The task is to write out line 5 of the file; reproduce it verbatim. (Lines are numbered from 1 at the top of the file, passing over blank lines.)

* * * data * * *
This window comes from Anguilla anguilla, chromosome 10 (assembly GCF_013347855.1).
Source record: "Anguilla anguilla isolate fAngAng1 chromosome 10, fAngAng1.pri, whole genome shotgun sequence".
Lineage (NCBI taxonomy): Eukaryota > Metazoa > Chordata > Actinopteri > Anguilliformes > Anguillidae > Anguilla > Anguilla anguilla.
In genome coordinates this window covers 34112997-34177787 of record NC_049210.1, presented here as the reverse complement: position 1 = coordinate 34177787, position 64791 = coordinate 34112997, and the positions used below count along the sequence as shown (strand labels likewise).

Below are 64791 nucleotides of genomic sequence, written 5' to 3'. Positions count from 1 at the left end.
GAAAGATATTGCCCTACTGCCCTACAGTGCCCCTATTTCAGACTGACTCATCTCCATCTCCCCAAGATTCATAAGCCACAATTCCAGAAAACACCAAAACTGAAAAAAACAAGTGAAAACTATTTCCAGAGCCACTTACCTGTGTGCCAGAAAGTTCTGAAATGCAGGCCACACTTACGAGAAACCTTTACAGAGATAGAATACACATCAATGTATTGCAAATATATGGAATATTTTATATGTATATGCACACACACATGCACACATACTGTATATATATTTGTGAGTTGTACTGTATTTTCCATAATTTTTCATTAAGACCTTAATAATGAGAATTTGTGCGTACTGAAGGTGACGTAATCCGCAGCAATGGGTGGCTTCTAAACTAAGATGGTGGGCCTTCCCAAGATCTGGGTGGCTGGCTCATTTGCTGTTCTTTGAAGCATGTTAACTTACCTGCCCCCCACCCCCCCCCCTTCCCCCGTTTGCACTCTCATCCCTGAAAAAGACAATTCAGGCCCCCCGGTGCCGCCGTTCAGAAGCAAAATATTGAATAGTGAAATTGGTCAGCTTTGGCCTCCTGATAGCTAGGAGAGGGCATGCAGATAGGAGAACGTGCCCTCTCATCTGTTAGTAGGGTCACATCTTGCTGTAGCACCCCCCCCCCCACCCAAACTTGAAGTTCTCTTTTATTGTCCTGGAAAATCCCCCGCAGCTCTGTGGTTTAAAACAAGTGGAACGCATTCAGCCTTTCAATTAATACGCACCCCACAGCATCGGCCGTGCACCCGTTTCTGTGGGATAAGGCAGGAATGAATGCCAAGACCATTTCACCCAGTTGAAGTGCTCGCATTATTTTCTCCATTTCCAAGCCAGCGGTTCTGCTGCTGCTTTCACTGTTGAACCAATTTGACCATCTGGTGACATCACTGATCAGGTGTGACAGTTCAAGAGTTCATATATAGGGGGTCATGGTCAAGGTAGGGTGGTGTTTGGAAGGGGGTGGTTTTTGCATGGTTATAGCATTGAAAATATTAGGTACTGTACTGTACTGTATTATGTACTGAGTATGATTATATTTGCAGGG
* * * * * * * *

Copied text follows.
Below are 64791 nucleotides of genomic sequence, written 5' to 3'. Positions count from 1 at the left end.